About this title:
Winner of the 1997 Booker Prize. The richly exotic story of the childhood the twins Esthappen and Rahel craft for themselves amongst India's vats of banana jam and mountains of peppercorns. Repackaged as part of the 2008 Perennial fiction promotion. More magical than Mistry, more of a rollicking good read than Rushdie, more nerve-tinglingly imagined than Naipaul, here, perhaps, is the greatest Indian novel by a woman. Arundhati Roy has written an astonishingly rich, fertile novel, teeming with life, colour, heart-stopping language, wry comedy and a hint of magical realism. Set against a background of political turbulence in Kerala, Southern India, 'The God of Small Things' tells the story of twins Esthappen and Rahel. Among the vats of banana jam and heaps of peppercorns in their grandmother's factory, they try to craft a childhood for themselves amidst what constitutes their family -- their lonely, lovely mother, their beloved Uncle Chacko (pickle-baron, radical Marxist and bottom-pincher) and their avowed enemy; Baby Kochamma (ex-nun and incumbent grand-aunt).
In her first novel, award-winning Indian screenwriter Arundhati Roy conjures a whoosh of wordplay that rises from the pages like a brilliant jazz improvisation. The God of Small Things is nominally the story of young twins Rahel and Estha and the rest of their family, but the book feels like a million stories spinning out indefinitely; it is the product of a genius child-mind that takes everything in and transforms it in an alchemy of poetry. The God of Small Things is at once exotic and familiar to the Western reader, written in an English that's completely new and invigorated by the Asian Indian influences of culture and language.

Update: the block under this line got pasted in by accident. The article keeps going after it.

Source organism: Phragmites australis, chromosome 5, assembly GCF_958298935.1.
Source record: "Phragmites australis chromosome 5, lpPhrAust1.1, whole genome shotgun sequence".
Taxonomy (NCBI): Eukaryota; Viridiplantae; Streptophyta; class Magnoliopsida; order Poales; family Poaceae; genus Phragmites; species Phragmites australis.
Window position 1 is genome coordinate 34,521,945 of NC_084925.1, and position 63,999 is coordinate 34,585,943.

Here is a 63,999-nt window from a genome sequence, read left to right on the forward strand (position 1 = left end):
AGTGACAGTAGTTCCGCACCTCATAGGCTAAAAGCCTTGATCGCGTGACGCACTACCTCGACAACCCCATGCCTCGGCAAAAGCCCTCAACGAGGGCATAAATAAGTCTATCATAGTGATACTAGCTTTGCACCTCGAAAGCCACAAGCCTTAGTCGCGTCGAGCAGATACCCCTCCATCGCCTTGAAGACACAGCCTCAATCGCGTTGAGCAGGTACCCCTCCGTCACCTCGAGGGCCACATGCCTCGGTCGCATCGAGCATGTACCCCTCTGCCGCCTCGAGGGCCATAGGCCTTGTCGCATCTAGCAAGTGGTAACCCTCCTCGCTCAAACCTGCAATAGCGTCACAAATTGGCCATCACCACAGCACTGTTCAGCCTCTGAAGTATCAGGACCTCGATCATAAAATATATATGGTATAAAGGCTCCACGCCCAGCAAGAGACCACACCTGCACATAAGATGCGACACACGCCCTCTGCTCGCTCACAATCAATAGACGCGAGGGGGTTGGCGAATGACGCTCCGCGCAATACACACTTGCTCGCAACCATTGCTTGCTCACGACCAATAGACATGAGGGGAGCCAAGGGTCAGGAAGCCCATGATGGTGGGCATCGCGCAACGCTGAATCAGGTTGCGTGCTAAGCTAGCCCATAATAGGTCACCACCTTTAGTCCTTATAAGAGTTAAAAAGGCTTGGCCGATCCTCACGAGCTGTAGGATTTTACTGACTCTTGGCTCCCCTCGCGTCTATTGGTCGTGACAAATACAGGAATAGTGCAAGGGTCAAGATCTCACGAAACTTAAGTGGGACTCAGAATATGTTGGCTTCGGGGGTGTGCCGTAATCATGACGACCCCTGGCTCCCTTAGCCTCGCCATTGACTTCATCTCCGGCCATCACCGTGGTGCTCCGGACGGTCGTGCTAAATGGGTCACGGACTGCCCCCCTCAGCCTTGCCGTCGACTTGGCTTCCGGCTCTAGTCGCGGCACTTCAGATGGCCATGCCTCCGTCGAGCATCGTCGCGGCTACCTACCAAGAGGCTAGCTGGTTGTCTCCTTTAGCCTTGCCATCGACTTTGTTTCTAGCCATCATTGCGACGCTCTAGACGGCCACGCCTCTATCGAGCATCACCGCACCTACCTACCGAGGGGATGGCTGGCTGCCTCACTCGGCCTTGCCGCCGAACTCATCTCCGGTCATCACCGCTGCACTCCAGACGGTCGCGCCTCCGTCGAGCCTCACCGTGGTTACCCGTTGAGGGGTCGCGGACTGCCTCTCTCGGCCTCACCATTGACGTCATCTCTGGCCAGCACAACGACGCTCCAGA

From the Back Cover:
"A work of highly conscious art--A Tiger Woodsian début -- the author hits the long, socio-cosmic ball but is also exquisite in her short game. Like a devotionally built temple,
The God of Small Things builds a massive interlocking structure of fine, intensely felt details." - John Updike, The New Yorker
"A gorgeous and seductive fever dream of a novel, and a truly spectacular début." - Kirkus Reviews
"With sensuous prose, a dreamlike style infused with breathtakingly beautiful images and keen insights into human nature, Roy's début novel charts fresh territory in the genre of magical, prismatic literature--Roy's clarity of vision is remarkable, her voice original, her story beautifully constructed and masterfully told." - Publishers Weekly (*starred review)
"A work that is complex in structure, sophisticated in its handling of time, and bold in its themes. But perhaps what is most remarkable is Roy's deft use of language." - Maclean's
"A compelling tale of forbidden love and its catastrophic consequences, wonderfully vivid--Arundhati Roy's novel has a magic and mystery all its own." - The Toronto Star
"Roy weaves her bold and startling narrative in sequences of luminously rendered scenes--remarkable." - The Globe and Mail
"Drenched with poetic image and saturated with wisdom, the book's rich tapestry is a tour de force in good storytelling, a book to savour and remember." - The London Free Press
"A first novel of remarkable resonance and originality--like Rushdie she is a dazzling stylist, someone who loves the sound and play of words--The God of Small Things is both funny and insightful." - The Edmonton Journal
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